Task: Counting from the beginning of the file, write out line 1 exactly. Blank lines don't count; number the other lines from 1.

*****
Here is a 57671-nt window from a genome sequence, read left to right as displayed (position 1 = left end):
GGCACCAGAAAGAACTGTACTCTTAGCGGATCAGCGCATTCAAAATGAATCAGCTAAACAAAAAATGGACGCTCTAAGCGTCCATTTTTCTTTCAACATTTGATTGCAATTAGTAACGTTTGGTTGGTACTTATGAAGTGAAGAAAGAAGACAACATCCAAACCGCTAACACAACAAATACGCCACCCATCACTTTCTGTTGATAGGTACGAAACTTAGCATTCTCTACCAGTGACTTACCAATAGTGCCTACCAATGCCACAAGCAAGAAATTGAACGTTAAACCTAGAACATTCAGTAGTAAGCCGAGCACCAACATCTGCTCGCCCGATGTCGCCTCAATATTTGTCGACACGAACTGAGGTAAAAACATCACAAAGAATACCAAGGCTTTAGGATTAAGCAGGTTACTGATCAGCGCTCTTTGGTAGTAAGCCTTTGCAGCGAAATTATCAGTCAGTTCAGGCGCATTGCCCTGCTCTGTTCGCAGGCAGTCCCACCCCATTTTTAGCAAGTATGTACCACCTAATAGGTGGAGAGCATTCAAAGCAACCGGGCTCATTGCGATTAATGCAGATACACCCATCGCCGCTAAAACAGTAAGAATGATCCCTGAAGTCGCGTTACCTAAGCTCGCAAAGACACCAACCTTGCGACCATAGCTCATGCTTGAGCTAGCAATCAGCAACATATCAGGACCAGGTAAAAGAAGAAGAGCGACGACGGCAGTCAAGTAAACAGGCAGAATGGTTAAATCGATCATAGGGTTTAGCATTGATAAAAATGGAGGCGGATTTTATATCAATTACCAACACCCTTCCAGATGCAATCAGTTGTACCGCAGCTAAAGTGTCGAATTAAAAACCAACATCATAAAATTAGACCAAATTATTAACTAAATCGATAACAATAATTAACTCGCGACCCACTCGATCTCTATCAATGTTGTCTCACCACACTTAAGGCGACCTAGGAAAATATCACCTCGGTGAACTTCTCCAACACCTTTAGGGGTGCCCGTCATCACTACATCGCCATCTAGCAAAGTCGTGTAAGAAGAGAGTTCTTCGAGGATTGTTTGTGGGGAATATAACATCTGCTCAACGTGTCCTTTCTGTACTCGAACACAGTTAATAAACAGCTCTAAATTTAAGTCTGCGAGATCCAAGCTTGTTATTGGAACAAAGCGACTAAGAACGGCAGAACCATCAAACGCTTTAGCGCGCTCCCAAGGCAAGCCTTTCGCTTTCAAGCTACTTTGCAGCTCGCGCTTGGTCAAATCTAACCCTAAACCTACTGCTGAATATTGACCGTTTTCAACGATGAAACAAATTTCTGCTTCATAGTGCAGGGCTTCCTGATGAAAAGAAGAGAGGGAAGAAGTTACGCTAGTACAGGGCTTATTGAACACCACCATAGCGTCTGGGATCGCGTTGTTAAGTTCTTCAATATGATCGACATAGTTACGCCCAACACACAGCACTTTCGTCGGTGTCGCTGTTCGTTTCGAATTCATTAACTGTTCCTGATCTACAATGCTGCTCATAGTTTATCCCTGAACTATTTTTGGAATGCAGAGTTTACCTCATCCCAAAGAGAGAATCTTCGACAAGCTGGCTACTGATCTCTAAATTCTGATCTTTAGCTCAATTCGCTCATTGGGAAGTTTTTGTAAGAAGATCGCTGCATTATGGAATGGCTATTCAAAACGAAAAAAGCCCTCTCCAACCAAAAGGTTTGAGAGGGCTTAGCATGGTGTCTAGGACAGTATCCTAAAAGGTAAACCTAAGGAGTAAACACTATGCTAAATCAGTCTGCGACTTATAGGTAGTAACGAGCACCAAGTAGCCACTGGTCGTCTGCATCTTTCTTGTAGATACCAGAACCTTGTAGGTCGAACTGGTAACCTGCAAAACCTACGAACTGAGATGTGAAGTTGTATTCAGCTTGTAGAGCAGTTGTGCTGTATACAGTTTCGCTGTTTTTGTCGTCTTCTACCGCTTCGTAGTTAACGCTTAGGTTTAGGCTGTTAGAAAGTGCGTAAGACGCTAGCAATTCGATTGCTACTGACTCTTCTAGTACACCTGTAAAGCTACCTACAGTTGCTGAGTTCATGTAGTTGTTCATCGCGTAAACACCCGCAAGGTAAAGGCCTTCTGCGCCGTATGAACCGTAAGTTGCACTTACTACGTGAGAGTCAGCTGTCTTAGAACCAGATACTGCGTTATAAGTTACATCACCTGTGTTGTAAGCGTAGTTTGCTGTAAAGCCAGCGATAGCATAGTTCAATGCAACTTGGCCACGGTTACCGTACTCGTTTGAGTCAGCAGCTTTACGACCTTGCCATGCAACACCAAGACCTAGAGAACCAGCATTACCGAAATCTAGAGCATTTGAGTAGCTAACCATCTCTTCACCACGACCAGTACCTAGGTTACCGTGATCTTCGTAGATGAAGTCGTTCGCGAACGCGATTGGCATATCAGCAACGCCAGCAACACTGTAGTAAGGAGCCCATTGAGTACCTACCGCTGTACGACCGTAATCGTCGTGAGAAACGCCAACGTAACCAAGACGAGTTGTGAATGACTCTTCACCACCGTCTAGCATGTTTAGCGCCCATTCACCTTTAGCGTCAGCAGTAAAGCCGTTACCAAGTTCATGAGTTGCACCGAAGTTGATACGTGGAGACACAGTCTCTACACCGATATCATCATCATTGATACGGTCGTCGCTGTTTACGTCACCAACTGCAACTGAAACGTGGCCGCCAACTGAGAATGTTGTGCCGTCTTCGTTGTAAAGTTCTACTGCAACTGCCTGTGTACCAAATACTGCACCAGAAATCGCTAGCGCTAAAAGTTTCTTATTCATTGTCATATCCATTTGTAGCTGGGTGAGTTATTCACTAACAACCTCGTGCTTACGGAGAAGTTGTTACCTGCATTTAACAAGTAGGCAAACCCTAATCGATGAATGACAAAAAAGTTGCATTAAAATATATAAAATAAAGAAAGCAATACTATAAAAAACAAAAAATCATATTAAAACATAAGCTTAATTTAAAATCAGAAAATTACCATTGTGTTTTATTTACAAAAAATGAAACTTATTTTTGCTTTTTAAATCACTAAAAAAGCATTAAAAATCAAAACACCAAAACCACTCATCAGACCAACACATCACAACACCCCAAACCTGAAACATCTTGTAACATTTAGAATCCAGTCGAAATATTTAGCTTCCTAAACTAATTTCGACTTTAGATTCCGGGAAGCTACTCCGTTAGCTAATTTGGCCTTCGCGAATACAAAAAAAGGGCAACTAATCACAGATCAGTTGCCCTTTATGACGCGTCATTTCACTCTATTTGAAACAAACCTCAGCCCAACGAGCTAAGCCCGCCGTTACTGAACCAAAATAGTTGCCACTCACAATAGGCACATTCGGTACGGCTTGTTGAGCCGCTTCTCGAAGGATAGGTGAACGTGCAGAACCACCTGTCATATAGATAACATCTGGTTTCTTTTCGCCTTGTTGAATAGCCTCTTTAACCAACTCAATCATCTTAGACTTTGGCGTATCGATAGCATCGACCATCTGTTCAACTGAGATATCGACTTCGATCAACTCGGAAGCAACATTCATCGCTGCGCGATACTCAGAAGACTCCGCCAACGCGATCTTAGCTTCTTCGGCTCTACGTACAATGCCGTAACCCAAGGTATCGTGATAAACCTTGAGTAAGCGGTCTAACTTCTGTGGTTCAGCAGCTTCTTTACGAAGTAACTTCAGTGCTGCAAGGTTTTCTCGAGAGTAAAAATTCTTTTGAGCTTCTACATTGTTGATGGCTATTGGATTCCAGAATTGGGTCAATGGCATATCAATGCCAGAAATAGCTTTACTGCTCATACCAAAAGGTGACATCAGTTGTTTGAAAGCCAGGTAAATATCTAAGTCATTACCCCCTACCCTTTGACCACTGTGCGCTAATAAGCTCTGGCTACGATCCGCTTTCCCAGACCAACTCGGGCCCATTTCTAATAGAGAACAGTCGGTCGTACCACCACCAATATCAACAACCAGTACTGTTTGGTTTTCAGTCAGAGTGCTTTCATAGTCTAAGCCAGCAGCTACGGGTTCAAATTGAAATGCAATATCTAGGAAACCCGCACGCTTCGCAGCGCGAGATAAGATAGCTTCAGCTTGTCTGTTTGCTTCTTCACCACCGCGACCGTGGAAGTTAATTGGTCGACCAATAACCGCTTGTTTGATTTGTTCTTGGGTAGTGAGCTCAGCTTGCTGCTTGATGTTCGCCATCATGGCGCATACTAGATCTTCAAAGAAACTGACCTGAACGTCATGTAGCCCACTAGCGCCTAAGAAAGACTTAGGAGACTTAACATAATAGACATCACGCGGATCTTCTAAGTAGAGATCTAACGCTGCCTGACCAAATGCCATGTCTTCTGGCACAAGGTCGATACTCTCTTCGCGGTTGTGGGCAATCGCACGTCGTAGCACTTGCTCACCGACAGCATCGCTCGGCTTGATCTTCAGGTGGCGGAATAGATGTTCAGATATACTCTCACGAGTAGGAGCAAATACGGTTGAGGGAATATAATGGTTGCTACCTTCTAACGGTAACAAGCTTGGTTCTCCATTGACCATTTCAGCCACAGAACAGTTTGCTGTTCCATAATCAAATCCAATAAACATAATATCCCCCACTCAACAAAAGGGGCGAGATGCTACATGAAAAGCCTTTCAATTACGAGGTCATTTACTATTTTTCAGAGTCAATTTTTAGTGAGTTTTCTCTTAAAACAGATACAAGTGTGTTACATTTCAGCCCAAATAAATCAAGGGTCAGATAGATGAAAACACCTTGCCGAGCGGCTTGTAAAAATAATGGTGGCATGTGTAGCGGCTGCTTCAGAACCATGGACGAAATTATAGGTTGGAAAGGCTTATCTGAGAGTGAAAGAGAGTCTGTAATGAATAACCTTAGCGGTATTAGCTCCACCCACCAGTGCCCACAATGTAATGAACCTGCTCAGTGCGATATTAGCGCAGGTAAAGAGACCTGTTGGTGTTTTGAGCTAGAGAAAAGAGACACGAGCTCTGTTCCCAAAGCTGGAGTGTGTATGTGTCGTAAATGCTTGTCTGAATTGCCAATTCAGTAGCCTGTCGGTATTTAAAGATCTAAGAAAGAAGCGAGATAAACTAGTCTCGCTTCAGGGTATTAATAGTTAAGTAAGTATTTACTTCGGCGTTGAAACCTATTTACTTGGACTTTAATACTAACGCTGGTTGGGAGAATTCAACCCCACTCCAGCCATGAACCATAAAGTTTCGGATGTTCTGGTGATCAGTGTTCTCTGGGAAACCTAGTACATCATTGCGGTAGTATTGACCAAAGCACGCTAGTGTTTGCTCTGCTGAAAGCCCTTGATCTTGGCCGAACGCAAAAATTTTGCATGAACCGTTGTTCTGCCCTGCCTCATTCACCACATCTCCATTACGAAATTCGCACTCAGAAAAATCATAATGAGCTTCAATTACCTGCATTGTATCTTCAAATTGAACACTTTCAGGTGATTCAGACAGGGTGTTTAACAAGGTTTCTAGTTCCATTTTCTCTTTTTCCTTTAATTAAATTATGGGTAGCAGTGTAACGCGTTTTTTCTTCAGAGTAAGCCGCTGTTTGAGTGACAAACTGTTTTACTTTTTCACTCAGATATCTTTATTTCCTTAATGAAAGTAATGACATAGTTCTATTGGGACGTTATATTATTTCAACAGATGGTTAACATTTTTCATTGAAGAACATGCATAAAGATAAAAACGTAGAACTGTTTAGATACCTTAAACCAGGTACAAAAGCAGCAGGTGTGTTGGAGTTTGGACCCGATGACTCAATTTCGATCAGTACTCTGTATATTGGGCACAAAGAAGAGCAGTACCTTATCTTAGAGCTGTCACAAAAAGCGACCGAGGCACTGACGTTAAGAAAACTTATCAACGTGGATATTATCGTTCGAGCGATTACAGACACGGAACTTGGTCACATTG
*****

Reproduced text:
Here is a 57671-nt window from a genome sequence, read left to right as displayed (position 1 = left end):